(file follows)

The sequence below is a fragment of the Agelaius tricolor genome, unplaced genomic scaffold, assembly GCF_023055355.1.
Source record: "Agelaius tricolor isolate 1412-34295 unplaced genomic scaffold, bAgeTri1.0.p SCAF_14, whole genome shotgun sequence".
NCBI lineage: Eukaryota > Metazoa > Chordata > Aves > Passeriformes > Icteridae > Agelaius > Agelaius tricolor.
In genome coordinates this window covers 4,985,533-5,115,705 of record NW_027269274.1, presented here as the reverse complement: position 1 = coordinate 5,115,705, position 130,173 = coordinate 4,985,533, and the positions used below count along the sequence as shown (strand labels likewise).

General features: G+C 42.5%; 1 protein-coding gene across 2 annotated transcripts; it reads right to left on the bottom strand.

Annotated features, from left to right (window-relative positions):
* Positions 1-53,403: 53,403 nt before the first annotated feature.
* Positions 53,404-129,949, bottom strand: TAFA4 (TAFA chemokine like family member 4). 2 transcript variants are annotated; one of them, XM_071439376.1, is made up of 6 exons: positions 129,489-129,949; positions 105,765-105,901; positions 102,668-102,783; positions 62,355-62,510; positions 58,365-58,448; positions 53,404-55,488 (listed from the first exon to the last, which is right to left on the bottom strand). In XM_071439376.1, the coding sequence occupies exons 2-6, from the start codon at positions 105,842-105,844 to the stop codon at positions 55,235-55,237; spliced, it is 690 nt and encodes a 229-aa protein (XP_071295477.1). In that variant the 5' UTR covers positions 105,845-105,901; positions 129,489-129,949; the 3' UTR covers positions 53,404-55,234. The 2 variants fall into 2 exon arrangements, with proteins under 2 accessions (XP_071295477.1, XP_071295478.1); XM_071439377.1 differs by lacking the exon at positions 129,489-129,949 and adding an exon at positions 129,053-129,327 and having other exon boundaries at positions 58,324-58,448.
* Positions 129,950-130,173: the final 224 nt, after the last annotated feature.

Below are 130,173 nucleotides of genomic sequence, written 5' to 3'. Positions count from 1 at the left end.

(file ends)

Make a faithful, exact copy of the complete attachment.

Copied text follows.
The sequence below is a fragment of the Agelaius tricolor genome, unplaced genomic scaffold, assembly GCF_023055355.1.
Source record: "Agelaius tricolor isolate 1412-34295 unplaced genomic scaffold, bAgeTri1.0.p SCAF_14, whole genome shotgun sequence".
NCBI lineage: Eukaryota > Metazoa > Chordata > Aves > Passeriformes > Icteridae > Agelaius > Agelaius tricolor.
In genome coordinates this window covers 4,985,533-5,115,705 of record NW_027269274.1, presented here as the reverse complement: position 1 = coordinate 5,115,705, position 130,173 = coordinate 4,985,533, and the positions used below count along the sequence as shown (strand labels likewise).

General features: G+C 42.5%; 1 protein-coding gene across 2 annotated transcripts; it reads right to left on the bottom strand.

Annotated features, from left to right (window-relative positions):
* Positions 1-53,403: 53,403 nt before the first annotated feature.
* Positions 53,404-129,949, bottom strand: TAFA4 (TAFA chemokine like family member 4). 2 transcript variants are annotated; one of them, XM_071439376.1, is made up of 6 exons: positions 129,489-129,949; positions 105,765-105,901; positions 102,668-102,783; positions 62,355-62,510; positions 58,365-58,448; positions 53,404-55,488 (listed from the first exon to the last, which is right to left on the bottom strand). In XM_071439376.1, the coding sequence occupies exons 2-6, from the start codon at positions 105,842-105,844 to the stop codon at positions 55,235-55,237; spliced, it is 690 nt and encodes a 229-aa protein (XP_071295477.1). In that variant the 5' UTR covers positions 105,845-105,901; positions 129,489-129,949; the 3' UTR covers positions 53,404-55,234. The 2 variants fall into 2 exon arrangements, with proteins under 2 accessions (XP_071295477.1, XP_071295478.1); XM_071439377.1 differs by lacking the exon at positions 129,489-129,949 and adding an exon at positions 129,053-129,327 and having other exon boundaries at positions 58,324-58,448.
* Positions 129,950-130,173: the final 224 nt, after the last annotated feature.

Below are 130,173 nucleotides of genomic sequence, written 5' to 3'. Positions count from 1 at the left end.